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Let’s Take a Look Back at Grand Theft Auto IV – The Most Serious Game in the GTA Series

FeatureMay 5, 2015 at 6:23a PSTby Luc

Let’s Take a Look Back at Grand Theft Auto IV – The Most Serious Game in the GTA Series

We've just celebrated the seventh anniversary of the release of Grand Theft Auto IV, the most serious installment in the famous franchise. Its specific atmosphere was the reason some people were not overly fond of Niko Bellic's adventures.

Not long ago, PC gamers celebrated the release of GTA V on their hardware, and it was this production from Rockstar that managed to capture the attention of most of the fans. Hovewer, it wasn't the only notable event that occurred at roughly the same time. Almost exactly seven years ago Grand Theft Auto IV hit the market following a long wait. The game was by all means unique, not only because of its impressive scale and great attention to detail, but also the introduction of a very specific atmosphere, completely different from what had defined the series before. The console edition of this title met with an amazing reception, and even though few people seem to be aware of it, it was the second highest scoring game in history, with an average rating of 98/100. Second only to the Nintendo 64 version of The Legend of Zelda: Ocarina of Time, it did one notch better that its successor, GTA V. Such results are not achieved by chance, although it's hard to deny that the game was not to everyone's liking. This resulted from a completely different emphasis of the narrative. Rather than a light-hearted atmosphere, we received a dark, heavy story, which was something unexpected of GTA. However, it wasn't the only aspect that intrigued critics and millions of fans around the world. What else made the production deserve such a unique position in the history of video games?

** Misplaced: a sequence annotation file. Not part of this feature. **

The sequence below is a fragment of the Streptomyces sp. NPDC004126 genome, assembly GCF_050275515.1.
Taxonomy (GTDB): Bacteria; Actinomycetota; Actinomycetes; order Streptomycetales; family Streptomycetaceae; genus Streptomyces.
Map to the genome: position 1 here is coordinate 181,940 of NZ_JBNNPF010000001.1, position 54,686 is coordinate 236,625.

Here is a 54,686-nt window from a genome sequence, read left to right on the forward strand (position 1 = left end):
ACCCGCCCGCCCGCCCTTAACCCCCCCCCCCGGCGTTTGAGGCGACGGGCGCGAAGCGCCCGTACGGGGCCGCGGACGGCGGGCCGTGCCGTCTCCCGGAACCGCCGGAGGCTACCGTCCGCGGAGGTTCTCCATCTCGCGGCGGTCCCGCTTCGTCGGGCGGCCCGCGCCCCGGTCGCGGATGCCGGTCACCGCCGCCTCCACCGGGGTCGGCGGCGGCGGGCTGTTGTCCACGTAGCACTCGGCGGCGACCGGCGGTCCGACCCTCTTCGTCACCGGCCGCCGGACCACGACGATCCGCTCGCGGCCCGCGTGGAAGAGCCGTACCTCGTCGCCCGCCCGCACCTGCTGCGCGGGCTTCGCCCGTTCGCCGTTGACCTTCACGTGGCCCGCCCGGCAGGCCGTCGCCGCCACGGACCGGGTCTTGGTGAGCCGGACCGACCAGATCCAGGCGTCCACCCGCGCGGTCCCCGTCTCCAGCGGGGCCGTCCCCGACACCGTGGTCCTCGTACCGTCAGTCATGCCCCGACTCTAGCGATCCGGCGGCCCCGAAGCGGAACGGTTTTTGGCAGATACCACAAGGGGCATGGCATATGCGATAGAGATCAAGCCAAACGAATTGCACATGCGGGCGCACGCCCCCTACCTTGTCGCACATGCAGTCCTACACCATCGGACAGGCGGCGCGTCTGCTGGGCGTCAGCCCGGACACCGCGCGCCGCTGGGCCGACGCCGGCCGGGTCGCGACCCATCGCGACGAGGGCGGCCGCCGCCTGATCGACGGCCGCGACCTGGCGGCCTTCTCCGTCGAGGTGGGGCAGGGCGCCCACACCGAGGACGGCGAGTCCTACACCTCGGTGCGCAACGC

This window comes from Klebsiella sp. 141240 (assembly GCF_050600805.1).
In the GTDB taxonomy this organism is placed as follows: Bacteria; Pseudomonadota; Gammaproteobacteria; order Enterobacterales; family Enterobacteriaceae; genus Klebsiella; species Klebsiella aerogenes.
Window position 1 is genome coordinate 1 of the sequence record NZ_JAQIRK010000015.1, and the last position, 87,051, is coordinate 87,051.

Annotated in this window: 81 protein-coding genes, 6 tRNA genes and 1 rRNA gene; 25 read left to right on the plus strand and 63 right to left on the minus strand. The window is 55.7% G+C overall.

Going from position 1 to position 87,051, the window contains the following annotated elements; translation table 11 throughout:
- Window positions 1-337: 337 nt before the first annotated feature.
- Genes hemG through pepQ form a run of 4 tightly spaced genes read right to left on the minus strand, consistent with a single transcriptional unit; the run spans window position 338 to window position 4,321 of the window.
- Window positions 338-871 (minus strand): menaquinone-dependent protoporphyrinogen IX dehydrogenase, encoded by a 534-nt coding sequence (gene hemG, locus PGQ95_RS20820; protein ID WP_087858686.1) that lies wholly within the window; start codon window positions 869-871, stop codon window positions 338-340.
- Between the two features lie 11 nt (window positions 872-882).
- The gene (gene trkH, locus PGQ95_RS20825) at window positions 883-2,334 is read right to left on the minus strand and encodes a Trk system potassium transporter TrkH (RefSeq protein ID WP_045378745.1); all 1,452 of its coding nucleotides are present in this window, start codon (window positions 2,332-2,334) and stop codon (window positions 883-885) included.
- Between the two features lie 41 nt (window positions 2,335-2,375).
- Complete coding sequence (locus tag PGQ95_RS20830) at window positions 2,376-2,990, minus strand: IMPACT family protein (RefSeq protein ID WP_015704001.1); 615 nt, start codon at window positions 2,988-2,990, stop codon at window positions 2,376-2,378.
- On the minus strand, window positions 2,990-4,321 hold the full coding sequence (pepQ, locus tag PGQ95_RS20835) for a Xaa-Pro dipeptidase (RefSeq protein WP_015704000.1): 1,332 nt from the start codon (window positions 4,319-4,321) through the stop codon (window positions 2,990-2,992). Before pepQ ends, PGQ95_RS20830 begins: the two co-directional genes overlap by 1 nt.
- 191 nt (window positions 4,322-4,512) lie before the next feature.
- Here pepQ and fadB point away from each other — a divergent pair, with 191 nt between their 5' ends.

It Starts As Any Other Story…

First of all, we should mention the open world structure. Of course, this feature had already been present in the previous productions from Rockstar, but in the case of GTA IV the developers positively outdid themselves. And they did it in every possible aspect of the production. The size of Liberty City triggered a massive jaw-dropping reaction. Add the amount of stuff we could do in almost every corner of the city, and we get a sandbox so complete that it was only after the release of the game’s continuation that we received a title of a similar scale. It’s also impossible to overlook the details, which were numerous in the metropolis itself. You could see that the streets had a “soul” and were unique, and the people filling them were actually "alive". While visiting Liberty City one had an impression of traversing an authentic giant city. Only the best games manage to achieve this effect.

Liberty City was truly astounding in terms of its size and diversity. - 2015-05-05
Liberty City was truly astounding in terms of its size and diversity.

In the end, however, it wasn't just the attention to each and every possible detail that triggered such a fantastic reception of GTA IV. This was also brought about by a whole series of gameplay-related solutions. Even though they constituted an extension of the solutions that Rockstar had already developed, this time they were enhanced and pushed to their limits. The most notable example is the option of using a phone. This element, already present in the previous installments, made its way to GTA IV, but thanks to a "simple" trick and the addition of several new options, its function changed completely. The mobile phone was no longer just a tool used in the narrative, but became a device that enabled us to delve even further into the world around us: we could call a friend, receive a text, look up information, call an ambulance, or switch to multiplayer... In other words, this simple gadget turned into a mini communication and command center, which did a lot more than just help us immerse deeper into the story. To make things even more interesting, we were also given the option to change the ringtone and wallpapers on our smartphone. Such a tiny detail would normally be of no consequence but becomes quite significant when we take into account that GTA IV in its entirety is composed of such minuscule, polished elements. This is where the game shows what it’s really made of.